The LED tricolor signal 100 can be employed to replace three conventional signal heads into a one integrated signal under one housing while maintaining safety and reliability requirements. Three colors can be utilized on a single LED board driven by three disparate power supplies to insure appropriate light output uniformity, fail safe and high insulation between all different colors. In this manner, failure from mechanical vibration is mitigated and cost associated with convention three head systems is reduced.
Utilizing the tricolor power signal 100, LED lights for railway signs can be more robust than conventional systems. Moreover, a safer electronic base is employed that is capable of disabling a defective light under a wide variety potential electronic circuit degradation conditions. To provide power to three LED arrays on a single head, three power supplies are employed. Such design can minimize space requirements since only a single head is required. The tricolor power signal 100 can also provide uniform light intensity and beam angle while eliminating color mixing failure.
The tricolor power signal 100 includes a power supply unit (PSU) 110, an LED light source array 120 and a monitoring circuit 130. In one embodiment, the PSU 110 is representative of a plurality (e.g., three) of power supplies wherein each one drives a particular disparate LED array. The LED array 120 is similarly representative of one or more sets of LEDs that can correlate to a desired color and to the plurality of power supplies represented by the PSU 110.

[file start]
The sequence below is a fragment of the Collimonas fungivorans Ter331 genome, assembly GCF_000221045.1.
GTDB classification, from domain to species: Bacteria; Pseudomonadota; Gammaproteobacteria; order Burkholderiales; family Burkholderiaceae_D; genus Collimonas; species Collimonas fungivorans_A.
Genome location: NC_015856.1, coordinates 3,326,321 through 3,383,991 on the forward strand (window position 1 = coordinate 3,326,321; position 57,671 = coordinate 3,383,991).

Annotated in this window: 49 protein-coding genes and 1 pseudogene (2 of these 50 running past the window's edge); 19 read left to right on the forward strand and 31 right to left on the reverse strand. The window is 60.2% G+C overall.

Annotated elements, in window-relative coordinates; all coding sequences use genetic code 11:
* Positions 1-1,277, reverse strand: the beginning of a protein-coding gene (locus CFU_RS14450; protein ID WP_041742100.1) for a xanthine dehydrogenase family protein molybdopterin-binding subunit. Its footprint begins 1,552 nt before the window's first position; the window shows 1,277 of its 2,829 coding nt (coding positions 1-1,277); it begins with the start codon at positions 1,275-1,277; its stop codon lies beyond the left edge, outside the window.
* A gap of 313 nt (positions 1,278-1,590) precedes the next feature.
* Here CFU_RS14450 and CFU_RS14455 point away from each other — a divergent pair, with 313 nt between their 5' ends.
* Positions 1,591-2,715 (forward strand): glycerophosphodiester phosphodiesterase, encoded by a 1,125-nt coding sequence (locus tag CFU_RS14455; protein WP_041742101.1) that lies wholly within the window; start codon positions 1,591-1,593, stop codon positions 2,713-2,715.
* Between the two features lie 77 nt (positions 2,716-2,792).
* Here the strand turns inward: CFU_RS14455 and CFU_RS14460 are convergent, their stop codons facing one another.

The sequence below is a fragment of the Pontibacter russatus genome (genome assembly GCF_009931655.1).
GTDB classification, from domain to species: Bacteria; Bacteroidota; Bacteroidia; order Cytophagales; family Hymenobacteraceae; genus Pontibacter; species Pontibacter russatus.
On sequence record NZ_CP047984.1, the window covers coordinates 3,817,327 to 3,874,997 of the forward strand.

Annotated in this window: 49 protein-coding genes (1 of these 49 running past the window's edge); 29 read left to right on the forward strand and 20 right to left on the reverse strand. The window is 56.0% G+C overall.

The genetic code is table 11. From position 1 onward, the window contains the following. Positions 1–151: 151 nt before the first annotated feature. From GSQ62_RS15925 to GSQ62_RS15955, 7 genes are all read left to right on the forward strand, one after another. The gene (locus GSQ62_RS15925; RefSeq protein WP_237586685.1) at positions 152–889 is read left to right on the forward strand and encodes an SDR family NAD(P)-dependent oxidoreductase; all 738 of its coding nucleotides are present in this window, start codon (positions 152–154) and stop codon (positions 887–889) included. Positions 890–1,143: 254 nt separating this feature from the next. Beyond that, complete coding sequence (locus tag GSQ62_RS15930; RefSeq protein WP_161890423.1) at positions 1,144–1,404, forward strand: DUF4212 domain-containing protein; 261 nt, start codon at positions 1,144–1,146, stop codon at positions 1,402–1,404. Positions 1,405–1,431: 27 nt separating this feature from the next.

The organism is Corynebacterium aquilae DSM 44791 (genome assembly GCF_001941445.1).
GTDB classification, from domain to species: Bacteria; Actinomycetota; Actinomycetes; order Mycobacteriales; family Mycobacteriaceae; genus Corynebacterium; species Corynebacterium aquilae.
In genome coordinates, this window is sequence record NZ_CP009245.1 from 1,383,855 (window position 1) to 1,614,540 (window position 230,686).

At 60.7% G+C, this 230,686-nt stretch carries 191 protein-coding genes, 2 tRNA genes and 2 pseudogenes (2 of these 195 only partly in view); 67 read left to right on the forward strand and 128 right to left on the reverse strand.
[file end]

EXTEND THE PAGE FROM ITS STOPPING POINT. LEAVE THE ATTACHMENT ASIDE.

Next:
The monitoring circuit 130 can include a safeguarding circuit 212 (shown in
In one embodiment, the LED array 120 includes a pattern of four columns (one group of four LEDs connected in parallel) by twenty-two rows (twenty-two groups connected in series) for the Red LEDs, four by thirty-three for the Yellow LEDs and six by fifteen for the Green and White LEDs. In case of an LED failure in a group over the course of operation, the current is redistributed to the other LEDs of the same group and the signal maintains its light output. In one approach, an increased current level is delivered to the remaining LEDs to compensate for the LEDs that have failed. In this manner, the light output level can be commensurate with that of a group with no LED failures.
Although one embodiment of the LED array 120 is described herein, it is to be appreciated that substantially any number of LEDs, with various colors in disparate configurations can be employed. In one approach, almost four hundred LEDs are arranged and placed on an LED board. Further, the circuits described herein can be arranged in substantially any manner utilizing various types of components (e.g., surface mount, through-hole, etc.). In one example, the tricolor power signal 100 control and power circuits are arranged in four stacked PCBs as depicted in
In addition or alternatively, a fuse (not shown) can provide protection against overload greater than a predetermined level (e.g., 3.5 A) due to line surge. In one example, the PSU 110 can withstand a surge of 2000 volt 1.2/50 us open circuit voltage and an 8/20 us short circuit current surge having a source impedance of 2 ohms. A varistor (not shown) can clamp the input voltage to a predetermined level (e.g., 10V/120V/220V) when a power surge is detected.